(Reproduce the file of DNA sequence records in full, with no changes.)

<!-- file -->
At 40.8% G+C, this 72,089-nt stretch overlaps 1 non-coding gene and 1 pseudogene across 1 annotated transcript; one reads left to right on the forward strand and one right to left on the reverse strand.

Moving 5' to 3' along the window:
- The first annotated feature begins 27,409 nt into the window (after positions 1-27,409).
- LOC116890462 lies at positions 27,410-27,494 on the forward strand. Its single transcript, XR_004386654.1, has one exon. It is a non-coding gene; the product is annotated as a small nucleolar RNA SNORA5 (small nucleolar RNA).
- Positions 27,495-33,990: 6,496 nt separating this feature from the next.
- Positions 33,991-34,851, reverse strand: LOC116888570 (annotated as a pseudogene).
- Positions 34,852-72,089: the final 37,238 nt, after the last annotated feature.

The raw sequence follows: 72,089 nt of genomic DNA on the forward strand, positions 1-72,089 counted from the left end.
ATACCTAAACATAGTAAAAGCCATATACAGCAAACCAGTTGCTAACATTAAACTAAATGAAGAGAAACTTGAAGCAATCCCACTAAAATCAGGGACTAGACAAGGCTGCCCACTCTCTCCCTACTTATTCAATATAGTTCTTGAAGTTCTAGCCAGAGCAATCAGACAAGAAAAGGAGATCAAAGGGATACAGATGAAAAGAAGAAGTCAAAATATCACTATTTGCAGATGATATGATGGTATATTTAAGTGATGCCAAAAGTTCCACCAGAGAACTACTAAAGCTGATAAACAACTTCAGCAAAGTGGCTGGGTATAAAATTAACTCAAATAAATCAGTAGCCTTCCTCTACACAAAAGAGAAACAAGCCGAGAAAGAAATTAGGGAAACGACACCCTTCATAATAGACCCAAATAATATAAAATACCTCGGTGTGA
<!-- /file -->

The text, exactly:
At 40.8% G+C, this 72,089-nt stretch overlaps 1 non-coding gene and 1 pseudogene across 1 annotated transcript; one reads left to right on the forward strand and one right to left on the reverse strand.

Moving 5' to 3' along the window:
- The first annotated feature begins 27,409 nt into the window (after positions 1-27,409).
- LOC116890462 lies at positions 27,410-27,494 on the forward strand. Its single transcript, XR_004386654.1, has one exon. It is a non-coding gene; the product is annotated as a small nucleolar RNA SNORA5 (small nucleolar RNA).
- Positions 27,495-33,990: 6,496 nt separating this feature from the next.
- Positions 33,991-34,851, reverse strand: LOC116888570 (annotated as a pseudogene).
- Positions 34,852-72,089: the final 37,238 nt, after the last annotated feature.

The raw sequence follows: 72,089 nt of genomic DNA on the forward strand, positions 1-72,089 counted from the left end.
ATACCTAAACATAGTAAAAGCCATATACAGCAAACCAGTTGCTAACATTAAACTAAATGAAGAGAAACTTGAAGCAATCCCACTAAAATCAGGGACTAGACAAGGCTGCCCACTCTCTCCCTACTTATTCAATATAGTTCTTGAAGTTCTAGCCAGAGCAATCAGACAAGAAAAGGAGATCAAAGGGATACAGATGAAAAGAAGAAGTCAAAATATCACTATTTGCAGATGATATGATGGTATATTTAAGTGATGCCAAAAGTTCCACCAGAGAACTACTAAAGCTGATAAACAACTTCAGCAAAGTGGCTGGGTATAAAATTAACTCAAATAAATCAGTAGCCTTCCTCTACACAAAAGAGAAACAAGCCGAGAAAGAAATTAGGGAAACGACACCCTTCATAATAGACCCAAATAATATAAAATACCTCGGTGTGA